We've never witnessed such a cosmic event.
Shining in the Night
Evidence of a high-energy particle flair from a distant galaxy was found nestled in data first captured by the Kepler Space Telescope in 2011.
Until now, the flair had scientists stumped for answers — but scientists are now suggesting, according to Scientific American, that it could be a sign of a phenomenon first proposed in 2017: two massive black holes, wrapping around each other as they collide.
Deep Space Dustup
In 2017, astrophysicists Daniel D'Orazio and Rosanne Di Stefano explained how a pair of supermassive black holes on a collision course could produce a flair, like the one found in Kepler's data. In theory, the process would be visible due to gravitational lensing. If the black holes line up with Earth, and one passes in front of the other, it should warp and magnify light from behind it like a lens, making nearby objects glow in background x-ray radiation.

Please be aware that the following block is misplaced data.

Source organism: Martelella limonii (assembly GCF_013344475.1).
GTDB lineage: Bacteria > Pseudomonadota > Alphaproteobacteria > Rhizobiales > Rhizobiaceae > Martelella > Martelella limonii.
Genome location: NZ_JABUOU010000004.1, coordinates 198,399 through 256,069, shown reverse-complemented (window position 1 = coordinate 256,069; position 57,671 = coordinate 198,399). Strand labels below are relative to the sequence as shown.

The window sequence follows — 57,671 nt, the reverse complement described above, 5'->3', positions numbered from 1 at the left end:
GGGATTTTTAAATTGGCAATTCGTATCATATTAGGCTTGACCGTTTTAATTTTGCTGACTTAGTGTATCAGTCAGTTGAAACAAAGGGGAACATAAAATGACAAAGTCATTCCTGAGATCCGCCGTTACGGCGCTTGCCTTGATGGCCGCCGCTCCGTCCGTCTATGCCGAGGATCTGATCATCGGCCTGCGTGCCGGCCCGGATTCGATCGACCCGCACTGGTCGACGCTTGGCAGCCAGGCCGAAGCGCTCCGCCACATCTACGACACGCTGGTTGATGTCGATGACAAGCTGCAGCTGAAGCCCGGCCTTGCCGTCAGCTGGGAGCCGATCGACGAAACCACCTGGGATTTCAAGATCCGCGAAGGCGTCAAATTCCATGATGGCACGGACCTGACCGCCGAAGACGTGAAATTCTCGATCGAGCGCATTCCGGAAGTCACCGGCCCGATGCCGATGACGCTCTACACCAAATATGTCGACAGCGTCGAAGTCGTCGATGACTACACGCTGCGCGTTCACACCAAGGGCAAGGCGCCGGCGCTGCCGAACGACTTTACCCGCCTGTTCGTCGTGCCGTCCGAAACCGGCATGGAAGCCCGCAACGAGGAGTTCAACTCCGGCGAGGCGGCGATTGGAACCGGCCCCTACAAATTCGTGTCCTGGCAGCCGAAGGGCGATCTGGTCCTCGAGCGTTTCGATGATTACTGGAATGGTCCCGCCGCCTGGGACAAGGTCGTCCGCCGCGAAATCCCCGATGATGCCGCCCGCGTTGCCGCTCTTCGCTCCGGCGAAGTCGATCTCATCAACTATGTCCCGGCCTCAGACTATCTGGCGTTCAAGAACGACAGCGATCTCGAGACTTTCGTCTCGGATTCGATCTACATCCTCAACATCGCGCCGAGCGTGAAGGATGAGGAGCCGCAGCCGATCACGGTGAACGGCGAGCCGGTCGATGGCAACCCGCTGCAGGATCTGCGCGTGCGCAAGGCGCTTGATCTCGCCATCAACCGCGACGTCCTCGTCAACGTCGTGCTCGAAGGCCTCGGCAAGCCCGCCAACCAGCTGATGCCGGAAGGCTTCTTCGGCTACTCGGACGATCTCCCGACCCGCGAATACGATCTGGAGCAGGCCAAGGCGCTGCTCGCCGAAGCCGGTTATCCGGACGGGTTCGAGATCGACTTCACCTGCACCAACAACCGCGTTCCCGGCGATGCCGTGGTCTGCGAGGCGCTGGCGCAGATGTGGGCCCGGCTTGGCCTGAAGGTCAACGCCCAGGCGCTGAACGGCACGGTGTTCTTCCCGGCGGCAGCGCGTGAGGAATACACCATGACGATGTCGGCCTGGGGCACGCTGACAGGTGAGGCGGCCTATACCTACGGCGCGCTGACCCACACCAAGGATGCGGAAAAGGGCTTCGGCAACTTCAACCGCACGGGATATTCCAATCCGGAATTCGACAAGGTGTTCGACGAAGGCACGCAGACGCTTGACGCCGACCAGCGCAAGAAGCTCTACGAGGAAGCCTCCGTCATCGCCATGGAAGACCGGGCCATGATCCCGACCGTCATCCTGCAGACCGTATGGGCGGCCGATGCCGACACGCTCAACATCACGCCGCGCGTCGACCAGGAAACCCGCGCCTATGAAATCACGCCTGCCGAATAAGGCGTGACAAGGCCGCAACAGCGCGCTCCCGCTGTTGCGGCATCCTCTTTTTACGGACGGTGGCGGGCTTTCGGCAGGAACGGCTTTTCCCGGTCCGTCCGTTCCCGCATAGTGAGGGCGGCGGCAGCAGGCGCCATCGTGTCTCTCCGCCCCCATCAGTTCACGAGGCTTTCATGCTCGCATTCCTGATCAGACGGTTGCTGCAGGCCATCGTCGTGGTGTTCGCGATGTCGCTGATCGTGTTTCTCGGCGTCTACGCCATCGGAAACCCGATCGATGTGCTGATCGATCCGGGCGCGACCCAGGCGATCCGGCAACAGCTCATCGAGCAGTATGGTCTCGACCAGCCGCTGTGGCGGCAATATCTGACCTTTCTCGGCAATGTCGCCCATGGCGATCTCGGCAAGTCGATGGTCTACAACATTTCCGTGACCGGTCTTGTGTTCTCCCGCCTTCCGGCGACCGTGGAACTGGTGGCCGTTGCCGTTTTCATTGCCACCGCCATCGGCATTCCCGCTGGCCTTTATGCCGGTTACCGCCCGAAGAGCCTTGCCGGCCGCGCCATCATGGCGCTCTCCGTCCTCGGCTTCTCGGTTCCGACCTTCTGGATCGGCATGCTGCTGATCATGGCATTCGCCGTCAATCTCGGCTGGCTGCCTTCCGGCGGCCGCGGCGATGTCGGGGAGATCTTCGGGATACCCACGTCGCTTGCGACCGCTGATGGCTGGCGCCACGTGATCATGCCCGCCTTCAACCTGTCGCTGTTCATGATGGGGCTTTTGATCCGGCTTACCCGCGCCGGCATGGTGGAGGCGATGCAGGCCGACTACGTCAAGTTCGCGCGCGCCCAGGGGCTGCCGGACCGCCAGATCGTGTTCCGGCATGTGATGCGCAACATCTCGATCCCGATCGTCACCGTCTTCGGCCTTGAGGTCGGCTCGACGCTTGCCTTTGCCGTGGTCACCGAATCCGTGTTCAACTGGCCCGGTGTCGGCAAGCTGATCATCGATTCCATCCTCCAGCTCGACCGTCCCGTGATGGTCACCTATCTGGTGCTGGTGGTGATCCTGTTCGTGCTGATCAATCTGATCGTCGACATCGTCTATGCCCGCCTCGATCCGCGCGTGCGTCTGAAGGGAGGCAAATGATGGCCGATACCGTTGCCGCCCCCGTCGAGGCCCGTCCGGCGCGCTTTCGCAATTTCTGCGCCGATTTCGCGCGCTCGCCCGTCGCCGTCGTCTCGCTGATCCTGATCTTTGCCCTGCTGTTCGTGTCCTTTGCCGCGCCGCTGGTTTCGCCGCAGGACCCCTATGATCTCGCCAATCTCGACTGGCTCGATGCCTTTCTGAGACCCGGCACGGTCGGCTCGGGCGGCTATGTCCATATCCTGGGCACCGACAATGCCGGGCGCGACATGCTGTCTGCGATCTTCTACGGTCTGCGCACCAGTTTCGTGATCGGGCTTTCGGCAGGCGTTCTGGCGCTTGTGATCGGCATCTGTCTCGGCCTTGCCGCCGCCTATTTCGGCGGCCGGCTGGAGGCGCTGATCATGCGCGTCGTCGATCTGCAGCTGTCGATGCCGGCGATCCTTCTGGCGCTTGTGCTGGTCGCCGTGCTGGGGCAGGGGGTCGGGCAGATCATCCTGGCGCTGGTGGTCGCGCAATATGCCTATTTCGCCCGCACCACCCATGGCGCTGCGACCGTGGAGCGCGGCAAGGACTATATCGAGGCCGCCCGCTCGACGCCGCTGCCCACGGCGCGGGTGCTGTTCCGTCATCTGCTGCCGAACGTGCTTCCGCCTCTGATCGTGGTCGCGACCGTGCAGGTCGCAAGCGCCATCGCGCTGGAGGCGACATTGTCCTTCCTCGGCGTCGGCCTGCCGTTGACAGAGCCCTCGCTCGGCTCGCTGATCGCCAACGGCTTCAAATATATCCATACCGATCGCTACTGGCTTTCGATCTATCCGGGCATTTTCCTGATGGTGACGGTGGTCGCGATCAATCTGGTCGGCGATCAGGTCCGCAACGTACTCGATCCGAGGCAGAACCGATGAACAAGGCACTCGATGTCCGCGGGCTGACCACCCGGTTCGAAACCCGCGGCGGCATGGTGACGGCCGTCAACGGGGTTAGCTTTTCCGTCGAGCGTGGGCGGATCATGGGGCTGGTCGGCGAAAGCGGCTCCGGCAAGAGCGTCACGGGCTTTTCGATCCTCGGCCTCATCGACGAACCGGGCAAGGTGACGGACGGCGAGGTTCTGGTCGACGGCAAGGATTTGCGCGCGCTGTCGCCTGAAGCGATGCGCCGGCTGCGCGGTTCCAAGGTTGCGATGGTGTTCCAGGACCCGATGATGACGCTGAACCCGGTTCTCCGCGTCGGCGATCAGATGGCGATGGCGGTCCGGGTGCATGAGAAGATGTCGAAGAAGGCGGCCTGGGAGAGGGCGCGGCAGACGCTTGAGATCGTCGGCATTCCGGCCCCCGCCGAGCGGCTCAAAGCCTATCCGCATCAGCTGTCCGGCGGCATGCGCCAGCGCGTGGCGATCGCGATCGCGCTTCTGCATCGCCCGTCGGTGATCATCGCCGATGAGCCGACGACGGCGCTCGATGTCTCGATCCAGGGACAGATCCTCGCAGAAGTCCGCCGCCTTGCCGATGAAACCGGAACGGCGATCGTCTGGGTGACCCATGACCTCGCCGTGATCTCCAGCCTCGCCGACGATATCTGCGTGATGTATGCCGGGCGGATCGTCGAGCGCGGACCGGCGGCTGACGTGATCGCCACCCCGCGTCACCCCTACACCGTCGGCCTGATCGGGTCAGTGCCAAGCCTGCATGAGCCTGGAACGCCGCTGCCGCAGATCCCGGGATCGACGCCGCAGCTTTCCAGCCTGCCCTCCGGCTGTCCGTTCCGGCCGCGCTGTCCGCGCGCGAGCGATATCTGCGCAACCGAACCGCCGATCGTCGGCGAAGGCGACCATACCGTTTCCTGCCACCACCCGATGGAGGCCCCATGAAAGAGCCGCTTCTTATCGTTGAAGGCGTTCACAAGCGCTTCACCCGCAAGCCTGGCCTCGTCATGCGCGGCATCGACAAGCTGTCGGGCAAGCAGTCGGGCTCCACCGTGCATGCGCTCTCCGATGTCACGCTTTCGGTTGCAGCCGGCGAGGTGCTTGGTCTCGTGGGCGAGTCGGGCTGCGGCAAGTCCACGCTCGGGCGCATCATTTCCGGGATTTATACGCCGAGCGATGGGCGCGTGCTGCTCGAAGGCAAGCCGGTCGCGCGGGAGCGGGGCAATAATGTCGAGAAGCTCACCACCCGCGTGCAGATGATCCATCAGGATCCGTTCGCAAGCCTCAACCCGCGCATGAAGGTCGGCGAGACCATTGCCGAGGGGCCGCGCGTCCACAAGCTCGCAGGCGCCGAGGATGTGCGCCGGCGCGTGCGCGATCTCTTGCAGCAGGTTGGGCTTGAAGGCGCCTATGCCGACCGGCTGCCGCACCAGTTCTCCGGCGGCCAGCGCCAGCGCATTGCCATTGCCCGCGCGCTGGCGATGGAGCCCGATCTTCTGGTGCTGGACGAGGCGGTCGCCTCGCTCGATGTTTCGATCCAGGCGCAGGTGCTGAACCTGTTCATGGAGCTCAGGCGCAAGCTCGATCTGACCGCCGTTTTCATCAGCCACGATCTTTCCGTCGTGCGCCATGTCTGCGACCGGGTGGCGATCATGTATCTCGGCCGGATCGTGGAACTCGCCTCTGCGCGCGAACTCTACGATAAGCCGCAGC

D'Orazio and Di Stefano predicted that the system, charmingly nicknamed "Spikey," should flair again sometime this coming April — and they're prepared to capture the event.
If Spikey does flair in April, the team should have up to ten days to witness it.
But even the experts aren't sure what might happen if it does. If the black holes get close enough they may merge entirely, or else they could just end up circling each other indefinitely. Either way, we'll be waiting a long time to find out — the pair aren't expected to reach a merging state for another 100,000 years.
READ MORE: Meet “Spikey,” a Possible Pair of Merging Supermassive Black Holes [Scientific American]
More on black hole physics: NASA's New Black Hole Simulation Will Completely Melt Your Brain